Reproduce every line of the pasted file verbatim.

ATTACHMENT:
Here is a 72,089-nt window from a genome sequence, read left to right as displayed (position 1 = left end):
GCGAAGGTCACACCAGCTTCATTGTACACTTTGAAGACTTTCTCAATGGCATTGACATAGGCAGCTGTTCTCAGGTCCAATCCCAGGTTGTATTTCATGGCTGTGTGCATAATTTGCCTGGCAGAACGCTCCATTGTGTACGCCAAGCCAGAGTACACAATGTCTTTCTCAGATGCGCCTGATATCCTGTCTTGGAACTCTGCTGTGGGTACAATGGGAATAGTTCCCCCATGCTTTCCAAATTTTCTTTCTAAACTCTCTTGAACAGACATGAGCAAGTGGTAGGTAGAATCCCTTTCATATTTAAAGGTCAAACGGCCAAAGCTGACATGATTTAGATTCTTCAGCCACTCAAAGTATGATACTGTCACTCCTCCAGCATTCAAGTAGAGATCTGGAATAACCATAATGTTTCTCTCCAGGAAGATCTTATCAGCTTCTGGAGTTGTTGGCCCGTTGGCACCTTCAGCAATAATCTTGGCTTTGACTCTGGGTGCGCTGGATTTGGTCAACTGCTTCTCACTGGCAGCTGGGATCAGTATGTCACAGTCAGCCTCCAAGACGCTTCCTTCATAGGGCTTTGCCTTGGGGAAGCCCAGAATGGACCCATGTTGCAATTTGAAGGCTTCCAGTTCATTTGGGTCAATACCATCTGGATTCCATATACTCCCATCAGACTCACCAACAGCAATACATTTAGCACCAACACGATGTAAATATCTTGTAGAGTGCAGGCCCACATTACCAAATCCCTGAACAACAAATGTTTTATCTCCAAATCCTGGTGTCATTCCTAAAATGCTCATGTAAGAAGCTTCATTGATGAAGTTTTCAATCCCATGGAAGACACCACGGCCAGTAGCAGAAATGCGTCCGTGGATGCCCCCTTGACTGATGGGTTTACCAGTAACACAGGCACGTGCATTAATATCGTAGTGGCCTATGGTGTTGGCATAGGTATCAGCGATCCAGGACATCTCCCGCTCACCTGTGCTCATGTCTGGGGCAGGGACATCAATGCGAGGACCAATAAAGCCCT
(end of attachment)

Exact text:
Here is a 72,089-nt window from a genome sequence, read left to right as displayed (position 1 = left end):
GCGAAGGTCACACCAGCTTCATTGTACACTTTGAAGACTTTCTCAATGGCATTGACATAGGCAGCTGTTCTCAGGTCCAATCCCAGGTTGTATTTCATGGCTGTGTGCATAATTTGCCTGGCAGAACGCTCCATTGTGTACGCCAAGCCAGAGTACACAATGTCTTTCTCAGATGCGCCTGATATCCTGTCTTGGAACTCTGCTGTGGGTACAATGGGAATAGTTCCCCCATGCTTTCCAAATTTTCTTTCTAAACTCTCTTGAACAGACATGAGCAAGTGGTAGGTAGAATCCCTTTCATATTTAAAGGTCAAACGGCCAAAGCTGACATGATTTAGATTCTTCAGCCACTCAAAGTATGATACTGTCACTCCTCCAGCATTCAAGTAGAGATCTGGAATAACCATAATGTTTCTCTCCAGGAAGATCTTATCAGCTTCTGGAGTTGTTGGCCCGTTGGCACCTTCAGCAATAATCTTGGCTTTGACTCTGGGTGCGCTGGATTTGGTCAACTGCTTCTCACTGGCAGCTGGGATCAGTATGTCACAGTCAGCCTCCAAGACGCTTCCTTCATAGGGCTTTGCCTTGGGGAAGCCCAGAATGGACCCATGTTGCAATTTGAAGGCTTCCAGTTCATTTGGGTCAATACCATCTGGATTCCATATACTCCCATCAGACTCACCAACAGCAATACATTTAGCACCAACACGATGTAAATATCTTGTAGAGTGCAGGCCCACATTACCAAATCCCTGAACAACAAATGTTTTATCTCCAAATCCTGGTGTCATTCCTAAAATGCTCATGTAAGAAGCTTCATTGATGAAGTTTTCAATCCCATGGAAGACACCACGGCCAGTAGCAGAAATGCGTCCGTGGATGCCCCCTTGACTGATGGGTTTACCAGTAACACAGGCACGTGCATTAATATCGTAGTGGCCTATGGTGTTGGCATAGGTATCAGCGATCCAGGACATCTCCCGCTCACCTGTGCTCATGTCTGGGGCAGGGACATCAATGCGAGGACCAATAAAGCCCT